Strong Personalities Dominate the World
Written by John Fredericks Radio Network on December 19, 2016
Every year, Forbes magazine comes out with its list of the “World’s Most Powerful People” where one slot is allocated for every 100 million people in this planet. With the world’s current population estimated at 7.4 billion, 74 individuals are in this year’s list – men and women who wield the most influence and whose powers expand on multiple spheres. In short, they are the individuals who will likely matter in the coming year because they will “make the world turn.”
While the list includes business moguls and executives, many are leaders whose actions can (if not already) influence global events – dominant personalities who are different in the way they think, and display a strongman type of character.
For four years now, Russian president Vladimir Putin has topped the list for exerting influence “in nearly every corner of the globe” – from Syria to the US presidential elections, continuing to “get what he wants” and “unconstrained by conventional global norms.” In recent years, “his reach has magnified,” noted the magazine’s editors, positing that his power “may go largely unchecked in the years to come” especially with a likely ally entering the White House.
The said likely ally, of course, is US president-elect Donald Trump who is ranked number 2. The billionaire-turned-politician has made waves for his fiery rhetoric against illegal immigration, and his promise to “make America great again.” In contrast, outgoing president Barack Obama is at number 48 whose legacy is in jeopardy due to Trump’s threats to undo several initiatives including healthcare reform. It is interesting to note that in all his eight years as the leader of the world’s largest economy and a country deemed as a superpower, Obama has never made it to the top of the heap.
At number 4 (one slot below the world’s most powerful woman Angela Merkel of Germany who is “the backbone of the European Union” and noted for using her power against the terrorist group ISIS) is Chinese president Xi Jinping whose proclamation as the Chinese Communist Party “core leader” gave him a status similar to Mao Zedong’s and Deng Xiaoping’s. He shows signs of “fresh thinking” and has fought hard against corruption within his party. He continues to exert influence over Hong Kong and Taiwan and “has shown a willingness to engage in strategic moments of confrontation” – like flying a nuclear bomber over the South China Sea in response to Trump’s protocol-breaking phone call to the Taiwanese president.
Die-hard followers of President Rodrigo Duterte say they are not surprised that their idol made it to the Forbes list – one of the 11 new names that include UK Prime Minister Theresa May and US vice president-elect Mike Pence. At number 70, president Duterte was noted for his strong stance against illegal drugs and criminality, described as someone who has a tendency to “say what he thinks, no matter how raw” – which keeps him in the headlines.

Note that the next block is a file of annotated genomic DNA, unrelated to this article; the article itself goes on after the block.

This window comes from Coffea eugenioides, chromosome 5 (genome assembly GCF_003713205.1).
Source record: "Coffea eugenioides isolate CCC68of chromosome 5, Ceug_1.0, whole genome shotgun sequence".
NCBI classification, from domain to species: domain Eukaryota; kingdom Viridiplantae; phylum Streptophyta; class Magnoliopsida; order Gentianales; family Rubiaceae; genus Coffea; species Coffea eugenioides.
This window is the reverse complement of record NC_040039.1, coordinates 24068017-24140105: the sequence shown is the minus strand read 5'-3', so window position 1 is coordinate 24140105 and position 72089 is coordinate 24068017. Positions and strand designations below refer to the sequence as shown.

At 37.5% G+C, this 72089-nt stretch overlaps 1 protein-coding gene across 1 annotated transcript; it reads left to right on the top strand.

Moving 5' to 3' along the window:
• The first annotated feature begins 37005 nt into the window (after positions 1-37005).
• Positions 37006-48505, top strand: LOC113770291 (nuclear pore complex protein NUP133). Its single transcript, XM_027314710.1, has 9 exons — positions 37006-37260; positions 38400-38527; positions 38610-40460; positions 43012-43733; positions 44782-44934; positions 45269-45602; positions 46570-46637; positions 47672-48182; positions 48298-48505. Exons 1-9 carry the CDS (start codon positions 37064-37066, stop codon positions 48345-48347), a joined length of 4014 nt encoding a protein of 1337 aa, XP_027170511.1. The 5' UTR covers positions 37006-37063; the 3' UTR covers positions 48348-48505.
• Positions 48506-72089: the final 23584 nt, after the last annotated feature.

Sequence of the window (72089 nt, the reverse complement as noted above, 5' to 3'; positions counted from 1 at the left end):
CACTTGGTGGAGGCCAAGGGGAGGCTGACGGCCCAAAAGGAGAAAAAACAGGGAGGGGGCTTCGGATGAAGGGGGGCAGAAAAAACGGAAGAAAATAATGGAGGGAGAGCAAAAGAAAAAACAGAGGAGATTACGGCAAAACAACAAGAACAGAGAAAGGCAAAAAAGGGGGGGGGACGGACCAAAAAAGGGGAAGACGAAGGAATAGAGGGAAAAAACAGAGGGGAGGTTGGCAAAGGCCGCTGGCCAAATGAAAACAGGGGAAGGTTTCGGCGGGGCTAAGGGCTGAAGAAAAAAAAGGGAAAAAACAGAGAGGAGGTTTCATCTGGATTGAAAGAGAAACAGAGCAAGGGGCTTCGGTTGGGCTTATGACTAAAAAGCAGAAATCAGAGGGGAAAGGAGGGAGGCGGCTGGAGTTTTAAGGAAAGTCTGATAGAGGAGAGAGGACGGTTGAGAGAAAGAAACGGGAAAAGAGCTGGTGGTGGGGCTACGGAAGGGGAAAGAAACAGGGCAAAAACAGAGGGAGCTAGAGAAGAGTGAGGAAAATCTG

As Forbes explained, the list this year “comes at a time of rapid and profound change” – as seen in a shocker like Brexit and the rise of strongmen-type leaders like Putin, Trump, Xi Jinping and Duterte.
In Gideon Rachman’s article at the Financial Times titled “Trump, Putin, Xi and the cult of the strongman leader” where he also mentions president Duterte and Turkey’s Recep Tayyip Erdogan (number 56 in Forbes’ list), the author notes a rising international trend of “strongman” leaders – individuals who “bring a distinct style to international diplomacy. They tend to want to sort things out man-to-man, rather than relying on institutions or international law.”
These leaders carry similar political narratives that contain elements of nationalism and promises of national rejuvenation. In another FT feature by Lionel Barber, the author posits that 2016 – the year of the unthinkable – has seen “a thundering repudiation of the status quo” as seen in the rise of Trump, and Duterte.
All over the world, people are looking at leaders who are anti-establishment, perhaps in the mold of Thomas Carlyle’s “great man” as suggested by a Daily Times article that gives Trump “full marks for ambition and for challenging the status quo,” riding the crest of success on his promise to bring jobs back to Americans and make their nation great again.
President Duterte, on the other hand, is described as “another firebrand in the Trump mould with an innate distaste for political propriety,” going on to say that “What makes Duterte special is not his vigilante zeal to cure Filipino society of all criminals. It is his utter disdain for the status quo.”
Analysts say a close look at Brexit shows the same issues that have elevated strongman-types like Trump and Duterte: jobs, and the promise to make their country great again. Which goes to show that people across the globe are becoming more concerned about their individual situations.
As explained by talk radio host John Fredericks – whose verbal clash with London School of Economics professor of Global Governance Mary Kaldor over the issue of Brexit is the talk of the town, so to speak:
“Economic prosperity and jobs is the great equalizer, it is the great unifier. A pay check has no ideology, putting food on the table has no political philosophy.”
Despite the controversies and attacks from critics, the latest survey from SWS shows that President Duterte has maintained a very good net satisfaction rating of +63 – a solid indication that majority of Filipinos still believe in him. And this is precisely the reason why Rodrigo Duterte was overwhelmingly voted into office: Many people see in him the strong leader they have always wanted.